The site of Tianjin explosions on Aug.13, 2015. Down: The site of Tianjin explosions after being cleared on Nov.18, 2015. (Photo/Xinhua)
A woman who lost her 19-year-old son in the Tianjin warehouse explosion in August has conceived another child through in vitro fertilization.
Liu Yun'ai, 43, said her son, Cai Jiayuan, was among 104 firefighters who were killed following the massive chemical explosions at the port.
"The first few months after my son died were like hell for me," said Liu, who lives in a village in Hunan province. Working through her grief, she realized the best way to remember her son might be to have another baby. But she worried that conceiving naturally at her age might be problematic.
"I heard of a test-tube baby in the village ... and I thought maybe I could do that, too," Liu said. "But still, the chance of pregnancy after in vitro fertilization for me was only 5 percent."
Her 45-year-old husband agreed they should try, saying, "as long as there's hope, it's worth a shot".
Liu followed her doctor's directions for exercise and healthy eating, then underwent the procedure to harvest her eggs. Ten were removed, but only half were viable. She worried about whether that would decrease her chances to have a healthy baby.
Fortunately, she said, one embryo was successfully implanted. A positive pregnancy test confirmed the news and provided great relief.
"There are ups and downs, but I'd love to welcome the new apple of my eye," Liu said.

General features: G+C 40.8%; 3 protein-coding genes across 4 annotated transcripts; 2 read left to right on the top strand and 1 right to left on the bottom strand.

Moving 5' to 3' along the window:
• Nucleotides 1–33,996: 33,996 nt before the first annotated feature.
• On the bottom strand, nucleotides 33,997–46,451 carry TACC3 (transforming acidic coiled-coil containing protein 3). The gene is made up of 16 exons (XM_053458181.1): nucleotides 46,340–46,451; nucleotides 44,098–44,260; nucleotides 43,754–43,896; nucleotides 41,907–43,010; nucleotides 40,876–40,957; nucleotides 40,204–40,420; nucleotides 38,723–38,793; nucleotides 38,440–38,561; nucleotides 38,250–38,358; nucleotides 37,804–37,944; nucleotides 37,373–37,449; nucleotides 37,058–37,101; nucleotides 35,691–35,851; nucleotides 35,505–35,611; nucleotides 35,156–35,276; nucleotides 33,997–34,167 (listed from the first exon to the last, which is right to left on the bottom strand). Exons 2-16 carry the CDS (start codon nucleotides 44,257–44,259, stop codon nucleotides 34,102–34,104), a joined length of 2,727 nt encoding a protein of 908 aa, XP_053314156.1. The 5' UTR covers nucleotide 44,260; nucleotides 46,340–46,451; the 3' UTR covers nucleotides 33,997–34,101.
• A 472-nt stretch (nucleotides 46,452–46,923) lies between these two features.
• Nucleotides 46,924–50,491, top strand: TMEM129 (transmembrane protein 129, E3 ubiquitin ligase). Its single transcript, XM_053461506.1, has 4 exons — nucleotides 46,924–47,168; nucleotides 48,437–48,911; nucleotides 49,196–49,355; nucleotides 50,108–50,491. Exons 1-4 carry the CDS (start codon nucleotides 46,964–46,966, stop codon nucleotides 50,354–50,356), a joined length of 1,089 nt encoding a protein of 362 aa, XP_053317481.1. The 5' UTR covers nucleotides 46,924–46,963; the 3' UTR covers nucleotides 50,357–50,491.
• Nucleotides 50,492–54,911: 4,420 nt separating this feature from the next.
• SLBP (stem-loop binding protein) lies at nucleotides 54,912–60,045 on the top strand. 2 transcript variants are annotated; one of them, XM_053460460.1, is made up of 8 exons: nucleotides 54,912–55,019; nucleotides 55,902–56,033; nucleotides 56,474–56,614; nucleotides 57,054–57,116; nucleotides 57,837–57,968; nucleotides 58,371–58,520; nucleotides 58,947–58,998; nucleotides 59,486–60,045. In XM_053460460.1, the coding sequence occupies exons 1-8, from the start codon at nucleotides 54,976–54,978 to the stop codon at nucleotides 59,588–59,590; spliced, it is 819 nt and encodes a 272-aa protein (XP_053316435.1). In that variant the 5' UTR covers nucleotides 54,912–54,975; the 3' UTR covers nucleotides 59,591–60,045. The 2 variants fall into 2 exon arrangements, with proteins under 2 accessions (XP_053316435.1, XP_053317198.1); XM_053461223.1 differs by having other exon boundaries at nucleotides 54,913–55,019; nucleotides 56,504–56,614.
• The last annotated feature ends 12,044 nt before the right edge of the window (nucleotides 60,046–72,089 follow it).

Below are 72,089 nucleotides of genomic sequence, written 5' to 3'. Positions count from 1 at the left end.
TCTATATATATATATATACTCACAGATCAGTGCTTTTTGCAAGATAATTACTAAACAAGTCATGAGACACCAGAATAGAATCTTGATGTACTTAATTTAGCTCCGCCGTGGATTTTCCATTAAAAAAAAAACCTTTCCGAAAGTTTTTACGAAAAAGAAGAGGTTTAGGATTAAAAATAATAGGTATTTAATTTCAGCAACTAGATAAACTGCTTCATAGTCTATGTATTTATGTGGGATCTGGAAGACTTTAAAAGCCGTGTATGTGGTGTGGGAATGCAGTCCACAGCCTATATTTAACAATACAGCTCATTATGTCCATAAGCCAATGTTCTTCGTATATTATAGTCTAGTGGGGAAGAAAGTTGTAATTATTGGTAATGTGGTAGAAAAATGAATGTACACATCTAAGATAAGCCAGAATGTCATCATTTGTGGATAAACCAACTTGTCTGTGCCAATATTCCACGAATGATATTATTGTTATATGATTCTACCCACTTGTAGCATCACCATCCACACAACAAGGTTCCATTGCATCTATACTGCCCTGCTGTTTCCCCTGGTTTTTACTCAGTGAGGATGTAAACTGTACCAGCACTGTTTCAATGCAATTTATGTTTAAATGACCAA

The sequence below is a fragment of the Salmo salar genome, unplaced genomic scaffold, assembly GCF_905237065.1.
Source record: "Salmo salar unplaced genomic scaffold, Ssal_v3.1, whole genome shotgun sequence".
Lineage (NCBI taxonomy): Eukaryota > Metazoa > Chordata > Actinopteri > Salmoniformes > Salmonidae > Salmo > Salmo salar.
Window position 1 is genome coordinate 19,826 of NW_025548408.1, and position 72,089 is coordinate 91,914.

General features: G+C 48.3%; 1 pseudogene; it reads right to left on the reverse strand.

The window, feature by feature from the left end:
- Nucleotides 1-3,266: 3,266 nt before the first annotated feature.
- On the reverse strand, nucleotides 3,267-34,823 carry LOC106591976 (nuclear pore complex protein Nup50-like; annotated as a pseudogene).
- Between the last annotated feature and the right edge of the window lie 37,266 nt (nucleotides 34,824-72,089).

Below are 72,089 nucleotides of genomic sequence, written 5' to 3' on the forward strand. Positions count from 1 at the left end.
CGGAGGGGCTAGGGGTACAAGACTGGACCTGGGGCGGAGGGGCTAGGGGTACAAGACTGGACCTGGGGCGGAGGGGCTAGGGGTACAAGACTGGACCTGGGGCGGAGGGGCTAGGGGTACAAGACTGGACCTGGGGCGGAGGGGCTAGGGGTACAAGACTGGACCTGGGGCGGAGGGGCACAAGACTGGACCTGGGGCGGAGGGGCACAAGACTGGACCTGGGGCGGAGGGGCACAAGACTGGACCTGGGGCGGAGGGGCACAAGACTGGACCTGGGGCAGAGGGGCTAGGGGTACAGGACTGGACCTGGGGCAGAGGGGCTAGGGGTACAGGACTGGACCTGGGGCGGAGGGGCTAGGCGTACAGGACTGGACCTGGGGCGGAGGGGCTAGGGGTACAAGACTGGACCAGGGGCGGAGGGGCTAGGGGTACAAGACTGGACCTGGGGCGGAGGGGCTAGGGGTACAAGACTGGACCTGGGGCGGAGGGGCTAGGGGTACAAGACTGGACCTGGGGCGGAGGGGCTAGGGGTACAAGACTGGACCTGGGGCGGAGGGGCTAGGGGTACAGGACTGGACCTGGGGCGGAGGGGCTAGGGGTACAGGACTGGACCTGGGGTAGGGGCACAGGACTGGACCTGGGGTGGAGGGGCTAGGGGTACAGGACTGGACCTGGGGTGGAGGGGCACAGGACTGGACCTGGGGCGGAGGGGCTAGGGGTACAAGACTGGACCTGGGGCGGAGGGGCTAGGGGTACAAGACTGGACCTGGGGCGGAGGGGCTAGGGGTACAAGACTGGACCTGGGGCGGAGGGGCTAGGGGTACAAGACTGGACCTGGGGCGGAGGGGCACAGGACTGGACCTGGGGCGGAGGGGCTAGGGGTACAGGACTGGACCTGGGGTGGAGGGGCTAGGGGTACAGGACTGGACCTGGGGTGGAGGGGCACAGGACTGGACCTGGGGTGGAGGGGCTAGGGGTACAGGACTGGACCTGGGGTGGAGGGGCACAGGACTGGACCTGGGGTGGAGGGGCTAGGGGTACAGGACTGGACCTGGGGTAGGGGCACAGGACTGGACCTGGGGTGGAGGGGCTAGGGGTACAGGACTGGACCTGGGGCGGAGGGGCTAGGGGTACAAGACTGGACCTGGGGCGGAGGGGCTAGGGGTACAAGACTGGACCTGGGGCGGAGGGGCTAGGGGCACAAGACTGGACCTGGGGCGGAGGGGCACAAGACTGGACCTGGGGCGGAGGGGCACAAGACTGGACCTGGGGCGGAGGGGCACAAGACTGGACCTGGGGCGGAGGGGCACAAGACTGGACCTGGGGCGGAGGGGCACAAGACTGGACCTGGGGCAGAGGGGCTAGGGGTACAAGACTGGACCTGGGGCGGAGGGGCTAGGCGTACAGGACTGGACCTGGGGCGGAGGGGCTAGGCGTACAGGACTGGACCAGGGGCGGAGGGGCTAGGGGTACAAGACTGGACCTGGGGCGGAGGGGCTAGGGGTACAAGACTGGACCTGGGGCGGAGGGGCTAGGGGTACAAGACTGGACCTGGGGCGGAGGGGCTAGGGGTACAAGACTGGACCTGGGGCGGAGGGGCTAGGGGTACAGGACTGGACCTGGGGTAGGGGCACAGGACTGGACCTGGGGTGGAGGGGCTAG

Zhang Mengfan, Cai's former colleague at the port, said many parents of those killed in the blast are trying to get pregnant, and most are older. He has been visiting the families to see how they are coping.
"One way or another, I hope every family of my lost comrades can find new hope," Zhang said.
"I hadn't expected this kind of great news."
Zhang, who retired in December, said the explosions killed eight firefighters in his brigade and wounded 18. As a telephone operator, he was the only one unharmed.
"I hope the families see me as their son. I want to try my best to help them," Zhang said.
Guo Xianzhen, whose 20-year-old son died in the explosion, said she wanted to recapture the feeling of being a mother, but getting pregnant might be difficult as she and her husband were both near 50.
"Liu's good news has given me new hope. I can also seek assisted reproduction, as she did, or at least adopt a son," Guo said.